How the Inflation Reduction Act Could Help to Turn the Corporate Tax Code on its Head
Simplicity and transparency in the tax code have never been promoted by Republicans like this.
I’ve seen a lot of unhappiness about the Inflation Reduction Act, the giant budget bill just passed by the Senate with a vote scheduled soon for the House. You can find a one-page summary here. The highlights of the bill are shown below:
That’s what we usually see in the news about the bill. I’ve seen conservatives bemoan the 15% minimum tax. I saw them fight against the cap on insulin prices when they know that minor improvements that are protected by patents keep the prices high. It’s good to see the IRS finally get some money to upgrade its systems, hire accountants, and have more people to enforce the code. I’m aware that the carried interest loophole has been a source of pain for Democrats, and I’m glad to see that they’ve done something about it.
The news cycle gives us the big fuzzy picture. Lost in the details was a provision to tax share buybacks at 1%. It’s a tiny tax, but it’s a start.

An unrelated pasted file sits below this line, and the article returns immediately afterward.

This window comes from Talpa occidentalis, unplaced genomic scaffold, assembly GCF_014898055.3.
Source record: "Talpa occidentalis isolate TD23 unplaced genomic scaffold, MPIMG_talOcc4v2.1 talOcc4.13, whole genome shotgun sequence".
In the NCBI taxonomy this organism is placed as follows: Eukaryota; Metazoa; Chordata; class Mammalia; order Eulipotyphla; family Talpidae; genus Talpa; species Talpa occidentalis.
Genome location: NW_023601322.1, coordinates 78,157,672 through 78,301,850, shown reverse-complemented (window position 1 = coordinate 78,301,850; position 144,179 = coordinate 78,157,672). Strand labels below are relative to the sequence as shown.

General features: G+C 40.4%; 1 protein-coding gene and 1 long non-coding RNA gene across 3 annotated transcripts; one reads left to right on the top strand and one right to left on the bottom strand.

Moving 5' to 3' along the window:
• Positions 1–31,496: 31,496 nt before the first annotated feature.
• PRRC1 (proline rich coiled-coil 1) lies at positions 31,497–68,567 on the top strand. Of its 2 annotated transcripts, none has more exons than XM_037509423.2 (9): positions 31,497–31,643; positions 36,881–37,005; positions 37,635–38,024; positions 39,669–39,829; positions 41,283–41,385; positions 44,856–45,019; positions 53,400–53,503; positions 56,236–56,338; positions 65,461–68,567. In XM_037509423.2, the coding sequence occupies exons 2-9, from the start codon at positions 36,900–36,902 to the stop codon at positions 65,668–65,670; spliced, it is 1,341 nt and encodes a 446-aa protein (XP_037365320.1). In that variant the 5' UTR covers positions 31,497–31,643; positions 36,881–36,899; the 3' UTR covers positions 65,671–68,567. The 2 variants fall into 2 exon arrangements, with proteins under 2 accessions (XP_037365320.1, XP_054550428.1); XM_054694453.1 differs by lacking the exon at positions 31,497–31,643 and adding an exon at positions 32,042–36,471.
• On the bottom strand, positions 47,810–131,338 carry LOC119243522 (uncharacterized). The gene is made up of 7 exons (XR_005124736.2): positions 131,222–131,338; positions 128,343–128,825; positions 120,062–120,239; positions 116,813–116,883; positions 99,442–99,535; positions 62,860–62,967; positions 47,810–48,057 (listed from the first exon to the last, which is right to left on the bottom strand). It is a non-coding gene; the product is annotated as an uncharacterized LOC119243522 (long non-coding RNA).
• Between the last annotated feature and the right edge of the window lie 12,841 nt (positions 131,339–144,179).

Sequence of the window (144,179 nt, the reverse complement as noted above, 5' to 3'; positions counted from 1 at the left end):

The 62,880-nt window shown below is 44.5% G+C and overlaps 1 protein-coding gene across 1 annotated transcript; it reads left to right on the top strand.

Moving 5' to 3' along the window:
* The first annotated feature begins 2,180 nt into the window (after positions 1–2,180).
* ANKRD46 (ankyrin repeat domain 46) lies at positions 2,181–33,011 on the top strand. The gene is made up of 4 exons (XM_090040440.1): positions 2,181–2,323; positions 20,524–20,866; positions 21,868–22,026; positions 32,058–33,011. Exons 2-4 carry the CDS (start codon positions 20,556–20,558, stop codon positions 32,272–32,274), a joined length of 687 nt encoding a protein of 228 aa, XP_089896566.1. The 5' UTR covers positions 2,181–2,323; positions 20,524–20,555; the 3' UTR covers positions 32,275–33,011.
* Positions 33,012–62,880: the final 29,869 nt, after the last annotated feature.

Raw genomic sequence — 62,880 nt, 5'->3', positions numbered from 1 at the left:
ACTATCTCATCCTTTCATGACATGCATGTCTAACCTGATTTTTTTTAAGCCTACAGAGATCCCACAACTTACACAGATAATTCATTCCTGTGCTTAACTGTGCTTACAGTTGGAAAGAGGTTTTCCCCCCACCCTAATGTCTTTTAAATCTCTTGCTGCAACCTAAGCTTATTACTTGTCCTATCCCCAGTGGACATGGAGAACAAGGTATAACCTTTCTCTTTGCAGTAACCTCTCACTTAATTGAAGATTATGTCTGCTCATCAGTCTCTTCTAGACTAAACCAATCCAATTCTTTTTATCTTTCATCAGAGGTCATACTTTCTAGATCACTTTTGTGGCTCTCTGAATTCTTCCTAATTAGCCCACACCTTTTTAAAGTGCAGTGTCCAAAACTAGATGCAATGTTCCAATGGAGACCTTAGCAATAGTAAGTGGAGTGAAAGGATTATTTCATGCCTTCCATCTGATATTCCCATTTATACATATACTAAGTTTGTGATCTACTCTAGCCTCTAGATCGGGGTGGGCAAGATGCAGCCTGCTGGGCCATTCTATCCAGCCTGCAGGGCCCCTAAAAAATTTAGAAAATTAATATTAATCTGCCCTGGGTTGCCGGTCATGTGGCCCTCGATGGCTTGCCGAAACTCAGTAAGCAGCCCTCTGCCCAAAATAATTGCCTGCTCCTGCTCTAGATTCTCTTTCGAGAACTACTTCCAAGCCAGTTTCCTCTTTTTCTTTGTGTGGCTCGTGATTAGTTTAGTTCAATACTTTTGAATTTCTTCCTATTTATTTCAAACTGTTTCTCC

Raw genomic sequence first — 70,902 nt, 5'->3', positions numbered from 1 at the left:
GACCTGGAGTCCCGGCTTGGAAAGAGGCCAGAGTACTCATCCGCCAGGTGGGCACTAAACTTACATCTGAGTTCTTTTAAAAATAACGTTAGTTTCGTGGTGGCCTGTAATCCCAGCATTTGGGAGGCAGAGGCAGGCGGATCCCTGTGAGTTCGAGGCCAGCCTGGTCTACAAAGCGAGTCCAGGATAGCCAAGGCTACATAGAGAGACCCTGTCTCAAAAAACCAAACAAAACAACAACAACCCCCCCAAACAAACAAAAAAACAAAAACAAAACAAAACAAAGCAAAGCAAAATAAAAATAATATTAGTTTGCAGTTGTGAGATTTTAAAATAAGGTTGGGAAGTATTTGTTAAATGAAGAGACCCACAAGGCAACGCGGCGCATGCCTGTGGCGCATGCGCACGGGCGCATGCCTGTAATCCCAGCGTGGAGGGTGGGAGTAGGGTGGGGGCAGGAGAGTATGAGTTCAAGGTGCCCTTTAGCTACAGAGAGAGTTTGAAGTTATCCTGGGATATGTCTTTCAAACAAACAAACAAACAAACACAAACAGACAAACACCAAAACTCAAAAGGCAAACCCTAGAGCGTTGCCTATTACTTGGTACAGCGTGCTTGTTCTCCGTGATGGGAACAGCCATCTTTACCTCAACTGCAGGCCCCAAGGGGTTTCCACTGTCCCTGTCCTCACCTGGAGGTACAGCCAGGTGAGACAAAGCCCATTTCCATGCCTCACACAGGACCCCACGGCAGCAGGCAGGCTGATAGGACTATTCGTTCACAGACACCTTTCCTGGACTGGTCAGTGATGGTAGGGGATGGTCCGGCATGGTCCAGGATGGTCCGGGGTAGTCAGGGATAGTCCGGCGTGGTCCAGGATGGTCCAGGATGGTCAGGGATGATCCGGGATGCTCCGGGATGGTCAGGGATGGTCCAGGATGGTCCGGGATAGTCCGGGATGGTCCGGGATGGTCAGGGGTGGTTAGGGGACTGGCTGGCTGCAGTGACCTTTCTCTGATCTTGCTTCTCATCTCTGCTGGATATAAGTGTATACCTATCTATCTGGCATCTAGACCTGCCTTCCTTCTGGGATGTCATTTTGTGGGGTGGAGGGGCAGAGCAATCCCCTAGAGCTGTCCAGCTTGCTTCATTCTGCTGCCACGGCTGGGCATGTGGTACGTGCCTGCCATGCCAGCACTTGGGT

Share buybacks are completely transparent. The data on share buybacks is easy to find. A huge body of literature shows that share buybacks have been bad for America. Every study that I’ve ever seen about them shows that share buybacks tend to lead to negative outcomes for the companies that engage in the practice.
Instead of investing in the company infrastructure, share buybacks serve one purpose: to pump the share price. If you’re a CEO and you’ve got stock options waiting to vest, and you know they’re going to pop soon, you’d want the company to buy shares back so that when your shares vest, you make more money.
Share buybacks always come at the expense of the rest of the company. They are a ripoff for the company’s staff and a gift to shareholders.
Most of us would think that a 1% tax is not a big deal in the scheme of things. But then again, most of us don’t think like an economist at the Center for Economic…